Ayup, bought a click-type wrench after I stripped a stem (S&S coupled bike), and it's been a few years since I used the bigger torque wrench.
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Old 01-11-19, 12:43 PM
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User pre set click torqkey, when you hit target torque number is another option ..
Come up to the Pro level, like Snap On and you can get a periodic re calibration
for the search impaired ; https://healthyhandyman.com/best-1-4-torque-wrenches/

..
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Old 01-11-19, 08:47 PM
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I never said that cam over and slipper torque wrenches weren’t total overkill for working on bikes. I don’t own them, I use them at work where we do build high tech equipment.

It it is very possible that the OP derives pleasure from owning the best tools possible. They asked for options and I gave them. The OP isn’t spending my money, so if buying the absolute best tool for a job makes them happy, I say go for it.
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Old 01-11-19, 08:54 PM
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Originally Posted by TimothyH View Post
I looked at those briefly and remember a friend having one years ago.

Are you able to suggest a brand or model?

-Tim-
My experience with cam over torque wrenches is with Mountz, Seekonk, and Gedore. Gedore is my favorite, they are a joy to use. Like others said, they are total overkill for bike work, but if they make you happy, you’ll love them.
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Old 01-11-19, 10:05 PM
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Originally Posted by DrIsotope View Post
This thread is going places.

Meanwhile, I'm staying over here using a torque wrench from the Harbor Freight (with a companion Ritchey Torkey) because I work on bicycles, not Mars rovers.

Looking forward to the eventual write-up on the $500 torque wrench, though.
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Old 01-11-19, 10:06 PM
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Originally Posted by TimothyH View Post
Maybe I work on other things besides bikes? Will I offend you less if I spend $276?

https://www.protorquetools.com/1-4-d...rench-2401ci3/

You can act like a real ass sometimes.

Live your own life, not mine.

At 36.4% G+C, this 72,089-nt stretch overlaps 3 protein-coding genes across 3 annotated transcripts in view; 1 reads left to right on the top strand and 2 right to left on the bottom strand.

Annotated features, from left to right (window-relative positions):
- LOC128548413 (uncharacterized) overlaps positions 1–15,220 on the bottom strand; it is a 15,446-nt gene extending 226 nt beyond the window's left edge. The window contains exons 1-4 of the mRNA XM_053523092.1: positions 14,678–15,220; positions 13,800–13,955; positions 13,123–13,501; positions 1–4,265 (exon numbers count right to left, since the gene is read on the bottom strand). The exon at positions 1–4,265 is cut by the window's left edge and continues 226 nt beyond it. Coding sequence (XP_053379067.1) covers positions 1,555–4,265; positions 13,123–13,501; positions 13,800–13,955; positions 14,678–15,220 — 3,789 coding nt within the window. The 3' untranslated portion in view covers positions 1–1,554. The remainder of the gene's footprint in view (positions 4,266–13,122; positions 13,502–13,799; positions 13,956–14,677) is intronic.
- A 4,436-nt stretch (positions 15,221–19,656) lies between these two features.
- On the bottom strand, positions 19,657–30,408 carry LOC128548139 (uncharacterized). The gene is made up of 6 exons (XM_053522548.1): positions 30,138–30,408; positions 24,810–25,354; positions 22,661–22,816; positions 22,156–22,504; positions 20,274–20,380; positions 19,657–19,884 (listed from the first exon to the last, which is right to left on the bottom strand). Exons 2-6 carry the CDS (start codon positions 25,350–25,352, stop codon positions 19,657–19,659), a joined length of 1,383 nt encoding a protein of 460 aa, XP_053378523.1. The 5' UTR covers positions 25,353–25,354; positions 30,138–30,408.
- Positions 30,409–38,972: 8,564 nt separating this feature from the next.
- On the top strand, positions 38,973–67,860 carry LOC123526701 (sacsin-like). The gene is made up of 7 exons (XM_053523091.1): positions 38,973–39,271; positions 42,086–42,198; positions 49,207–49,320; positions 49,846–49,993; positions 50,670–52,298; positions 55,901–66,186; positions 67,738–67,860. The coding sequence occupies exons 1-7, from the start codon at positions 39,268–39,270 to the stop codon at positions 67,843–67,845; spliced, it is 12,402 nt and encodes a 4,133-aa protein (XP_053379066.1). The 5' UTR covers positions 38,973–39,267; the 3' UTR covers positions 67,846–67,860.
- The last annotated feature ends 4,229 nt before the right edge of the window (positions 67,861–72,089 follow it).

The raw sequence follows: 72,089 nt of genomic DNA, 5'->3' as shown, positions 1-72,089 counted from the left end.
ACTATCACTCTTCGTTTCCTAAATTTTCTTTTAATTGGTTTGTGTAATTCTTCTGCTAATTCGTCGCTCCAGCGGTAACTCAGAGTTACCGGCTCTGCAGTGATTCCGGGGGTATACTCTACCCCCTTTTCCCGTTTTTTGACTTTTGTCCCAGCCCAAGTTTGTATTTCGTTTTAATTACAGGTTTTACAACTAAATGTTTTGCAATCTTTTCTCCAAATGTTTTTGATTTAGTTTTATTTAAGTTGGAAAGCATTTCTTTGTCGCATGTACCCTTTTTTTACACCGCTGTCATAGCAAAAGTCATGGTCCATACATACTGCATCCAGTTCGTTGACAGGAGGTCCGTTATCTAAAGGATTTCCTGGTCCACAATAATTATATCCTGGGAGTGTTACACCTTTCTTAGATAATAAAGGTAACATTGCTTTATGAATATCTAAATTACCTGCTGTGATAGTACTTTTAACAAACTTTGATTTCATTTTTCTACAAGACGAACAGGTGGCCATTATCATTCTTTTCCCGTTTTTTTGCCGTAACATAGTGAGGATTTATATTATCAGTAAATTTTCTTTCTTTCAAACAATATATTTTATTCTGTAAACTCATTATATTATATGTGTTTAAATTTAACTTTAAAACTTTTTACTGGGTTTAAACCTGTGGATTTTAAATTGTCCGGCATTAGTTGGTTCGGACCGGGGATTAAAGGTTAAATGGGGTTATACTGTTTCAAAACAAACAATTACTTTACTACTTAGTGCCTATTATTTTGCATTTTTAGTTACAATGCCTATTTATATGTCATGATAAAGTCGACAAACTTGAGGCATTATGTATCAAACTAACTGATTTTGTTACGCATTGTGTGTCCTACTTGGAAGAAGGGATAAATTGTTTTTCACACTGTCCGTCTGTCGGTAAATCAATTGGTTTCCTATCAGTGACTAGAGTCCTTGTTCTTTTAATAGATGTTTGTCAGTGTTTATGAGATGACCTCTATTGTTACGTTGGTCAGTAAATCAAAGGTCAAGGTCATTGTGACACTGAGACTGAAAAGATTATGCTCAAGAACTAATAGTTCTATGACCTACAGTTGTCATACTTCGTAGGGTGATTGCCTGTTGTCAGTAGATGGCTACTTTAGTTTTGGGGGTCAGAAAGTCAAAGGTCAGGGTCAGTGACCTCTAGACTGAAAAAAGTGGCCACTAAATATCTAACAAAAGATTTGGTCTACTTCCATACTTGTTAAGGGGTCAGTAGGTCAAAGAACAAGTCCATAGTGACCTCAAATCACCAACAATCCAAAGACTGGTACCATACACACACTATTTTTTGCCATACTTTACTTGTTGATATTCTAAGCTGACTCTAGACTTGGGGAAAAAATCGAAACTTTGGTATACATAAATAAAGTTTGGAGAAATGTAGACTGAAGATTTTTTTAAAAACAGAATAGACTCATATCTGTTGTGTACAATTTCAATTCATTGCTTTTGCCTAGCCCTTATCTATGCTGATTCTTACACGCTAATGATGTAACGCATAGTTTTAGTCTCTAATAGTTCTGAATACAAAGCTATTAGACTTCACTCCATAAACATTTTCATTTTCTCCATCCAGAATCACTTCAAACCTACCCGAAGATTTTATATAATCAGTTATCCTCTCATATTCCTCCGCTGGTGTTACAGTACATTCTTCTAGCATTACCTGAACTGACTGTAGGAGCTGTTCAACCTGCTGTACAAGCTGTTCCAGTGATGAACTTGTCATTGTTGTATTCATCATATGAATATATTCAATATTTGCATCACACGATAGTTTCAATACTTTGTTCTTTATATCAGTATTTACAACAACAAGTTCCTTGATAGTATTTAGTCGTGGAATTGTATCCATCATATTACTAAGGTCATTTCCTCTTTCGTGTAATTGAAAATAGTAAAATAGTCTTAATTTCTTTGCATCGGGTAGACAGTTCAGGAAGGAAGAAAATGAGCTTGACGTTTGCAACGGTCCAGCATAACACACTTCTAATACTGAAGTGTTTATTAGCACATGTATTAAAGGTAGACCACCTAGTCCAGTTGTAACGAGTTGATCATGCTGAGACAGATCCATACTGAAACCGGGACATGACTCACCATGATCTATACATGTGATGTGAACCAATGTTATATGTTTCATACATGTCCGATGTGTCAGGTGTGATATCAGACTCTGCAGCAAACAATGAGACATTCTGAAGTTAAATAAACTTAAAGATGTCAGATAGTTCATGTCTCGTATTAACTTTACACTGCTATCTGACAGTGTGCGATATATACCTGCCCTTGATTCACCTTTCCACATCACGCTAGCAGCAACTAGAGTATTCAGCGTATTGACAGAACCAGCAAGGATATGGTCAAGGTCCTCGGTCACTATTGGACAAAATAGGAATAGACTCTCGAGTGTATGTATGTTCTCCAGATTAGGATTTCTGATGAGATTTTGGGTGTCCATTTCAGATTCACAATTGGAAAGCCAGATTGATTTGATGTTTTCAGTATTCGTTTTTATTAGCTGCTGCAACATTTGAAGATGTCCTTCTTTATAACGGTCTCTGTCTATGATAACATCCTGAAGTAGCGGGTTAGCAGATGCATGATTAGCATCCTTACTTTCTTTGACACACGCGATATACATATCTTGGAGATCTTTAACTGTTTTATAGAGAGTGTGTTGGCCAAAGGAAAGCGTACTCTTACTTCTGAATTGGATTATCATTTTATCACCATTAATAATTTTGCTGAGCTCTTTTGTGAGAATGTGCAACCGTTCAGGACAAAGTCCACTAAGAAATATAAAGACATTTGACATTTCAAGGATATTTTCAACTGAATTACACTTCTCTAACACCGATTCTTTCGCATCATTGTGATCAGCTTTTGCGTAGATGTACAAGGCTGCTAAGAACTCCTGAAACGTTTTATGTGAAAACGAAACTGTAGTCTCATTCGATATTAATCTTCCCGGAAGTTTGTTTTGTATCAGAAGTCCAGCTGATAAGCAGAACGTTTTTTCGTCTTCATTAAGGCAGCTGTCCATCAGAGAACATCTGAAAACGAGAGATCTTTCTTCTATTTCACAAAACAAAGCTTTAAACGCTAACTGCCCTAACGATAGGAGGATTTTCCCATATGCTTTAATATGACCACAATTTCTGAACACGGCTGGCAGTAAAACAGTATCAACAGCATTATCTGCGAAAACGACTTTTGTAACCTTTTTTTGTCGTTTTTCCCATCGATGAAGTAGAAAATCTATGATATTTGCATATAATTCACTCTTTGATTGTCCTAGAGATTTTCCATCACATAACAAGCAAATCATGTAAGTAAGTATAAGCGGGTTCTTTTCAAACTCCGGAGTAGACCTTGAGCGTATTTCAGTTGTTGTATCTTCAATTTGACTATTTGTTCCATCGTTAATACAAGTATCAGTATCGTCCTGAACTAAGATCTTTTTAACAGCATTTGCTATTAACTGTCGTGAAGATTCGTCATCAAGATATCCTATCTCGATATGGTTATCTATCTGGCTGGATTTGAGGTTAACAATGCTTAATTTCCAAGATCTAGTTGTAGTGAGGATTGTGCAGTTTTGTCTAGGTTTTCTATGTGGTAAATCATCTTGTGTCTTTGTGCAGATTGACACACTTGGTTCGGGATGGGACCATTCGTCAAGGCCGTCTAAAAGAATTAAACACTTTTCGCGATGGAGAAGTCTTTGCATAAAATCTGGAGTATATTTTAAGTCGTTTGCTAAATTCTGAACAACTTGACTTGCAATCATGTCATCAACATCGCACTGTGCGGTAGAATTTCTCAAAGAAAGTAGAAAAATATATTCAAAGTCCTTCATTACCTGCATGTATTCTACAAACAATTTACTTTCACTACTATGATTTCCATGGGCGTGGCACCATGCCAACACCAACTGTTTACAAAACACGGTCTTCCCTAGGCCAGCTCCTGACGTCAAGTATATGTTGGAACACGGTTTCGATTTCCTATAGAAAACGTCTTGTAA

-Tim-
Listen, I never told you what to do, or even suggested what you should do. But I will now-- how's about you HTFU and thicken the skin a little, eh precious? This is the internet, where we're all pretty much free to say whatever we want whenever we want. I wouldn't type anything in this box that I wouldn't say directly to your face. And just in case I've been in any way unclear: a $300 torque wrench-- forget a $600 one-- to work on a bicycle is "look at me" money. You're showing off. You're being a showoff. None of it is necessary or prudent. If you worked on other things, you wouldn't need to ask about it here. For instance, I don't ask you about woodworking equipment because I know more about it than you ever will.

Whatever overkill option you go with, I'm sure you'll both be very happy together.
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Old 01-11-19, 10:15 PM
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Originally Posted by DrIsotope View Post
If you worked on other things, you wouldn't need to ask about it here.
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Old 01-12-19, 05:23 AM
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Originally Posted by TimothyH View Post
Recommend a 1/4 inch drive digital torque wrench. 3 to 15 Nm would be acceptable range. Should be ratcheting and not too long.

I'm not interested in beam or click types, nor am I interested in hearing about them. Thanks anyway.

Some of what I'm seeing out there are only guaranteed accurate above 20% of the operating range. I would like better.

I don't mind spending money for something nice and was looking at this Proto for reference. 1.5 to 30 Nm, 16 inches long. +/-2%. Pricey though.

I'm open to reasonable suggestions.


-Tim-
Ummm...

Most high-accuracy digital torque wrenches are non-ratcheting.

Grainger lists a lot of stuff but has kind of a high markup.

https://www.mscdirect.com/ is where I get much of my machinist tools. They show a few 1/4" digital torque wrenches, for $500 - $750. Most are made in the USA, with a couple Euro companies in there too.

IMHO you are about to waste your money. Any digital, industral-grade torque wrench is way more precise that will matter for anything on a bicycle.

I just have some beams and clickers myself. My little one is a Park 1/4" beam. I think it cost $32 at the time but Park seems to have stopped making beam wrenches entirely now. And their clickers cost WAY more than the beams did...

Amazon is showing some 1/4" beams for $20 to $40.